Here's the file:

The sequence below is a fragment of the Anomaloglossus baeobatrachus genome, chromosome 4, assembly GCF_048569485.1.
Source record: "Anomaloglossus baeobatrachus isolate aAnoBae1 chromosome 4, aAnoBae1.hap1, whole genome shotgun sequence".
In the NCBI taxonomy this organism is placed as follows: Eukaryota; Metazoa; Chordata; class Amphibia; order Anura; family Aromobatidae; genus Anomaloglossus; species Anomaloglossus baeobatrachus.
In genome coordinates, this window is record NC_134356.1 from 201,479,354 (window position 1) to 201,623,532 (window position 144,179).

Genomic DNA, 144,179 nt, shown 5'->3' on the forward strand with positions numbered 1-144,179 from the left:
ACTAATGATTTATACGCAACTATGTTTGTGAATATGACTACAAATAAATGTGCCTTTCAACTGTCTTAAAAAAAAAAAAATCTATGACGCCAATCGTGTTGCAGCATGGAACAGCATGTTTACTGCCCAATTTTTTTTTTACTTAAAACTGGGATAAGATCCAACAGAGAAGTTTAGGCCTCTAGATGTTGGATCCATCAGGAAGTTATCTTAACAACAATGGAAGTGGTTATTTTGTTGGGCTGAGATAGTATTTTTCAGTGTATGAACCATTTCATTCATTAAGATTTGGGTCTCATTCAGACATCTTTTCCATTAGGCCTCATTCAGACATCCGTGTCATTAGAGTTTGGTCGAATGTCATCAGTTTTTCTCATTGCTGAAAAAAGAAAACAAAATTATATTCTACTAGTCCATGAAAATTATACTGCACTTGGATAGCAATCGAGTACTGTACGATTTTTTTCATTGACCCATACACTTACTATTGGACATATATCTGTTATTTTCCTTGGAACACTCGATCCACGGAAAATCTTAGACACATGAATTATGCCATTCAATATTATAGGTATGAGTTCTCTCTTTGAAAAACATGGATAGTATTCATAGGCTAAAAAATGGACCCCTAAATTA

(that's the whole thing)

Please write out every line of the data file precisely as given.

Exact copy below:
The sequence below is a fragment of the Anomaloglossus baeobatrachus genome, chromosome 4, assembly GCF_048569485.1.
Source record: "Anomaloglossus baeobatrachus isolate aAnoBae1 chromosome 4, aAnoBae1.hap1, whole genome shotgun sequence".
In the NCBI taxonomy this organism is placed as follows: Eukaryota; Metazoa; Chordata; class Amphibia; order Anura; family Aromobatidae; genus Anomaloglossus; species Anomaloglossus baeobatrachus.
In genome coordinates, this window is record NC_134356.1 from 201,479,354 (window position 1) to 201,623,532 (window position 144,179).

Genomic DNA, 144,179 nt, shown 5'->3' on the forward strand with positions numbered 1-144,179 from the left:
ACTAATGATTTATACGCAACTATGTTTGTGAATATGACTACAAATAAATGTGCCTTTCAACTGTCTTAAAAAAAAAAAAATCTATGACGCCAATCGTGTTGCAGCATGGAACAGCATGTTTACTGCCCAATTTTTTTTTTACTTAAAACTGGGATAAGATCCAACAGAGAAGTTTAGGCCTCTAGATGTTGGATCCATCAGGAAGTTATCTTAACAACAATGGAAGTGGTTATTTTGTTGGGCTGAGATAGTATTTTTCAGTGTATGAACCATTTCATTCATTAAGATTTGGGTCTCATTCAGACATCTTTTCCATTAGGCCTCATTCAGACATCCGTGTCATTAGAGTTTGGTCGAATGTCATCAGTTTTTCTCATTGCTGAAAAAAGAAAACAAAATTATATTCTACTAGTCCATGAAAATTATACTGCACTTGGATAGCAATCGAGTACTGTACGATTTTTTTCATTGACCCATACACTTACTATTGGACATATATCTGTTATTTTCCTTGGAACACTCGATCCACGGAAAATCTTAGACACATGAATTATGCCATTCAATATTATAGGTATGAGTTCTCTCTTTGAAAAACATGGATAGTATTCATAGGCTAAAAAATGGACCCCTAAATTA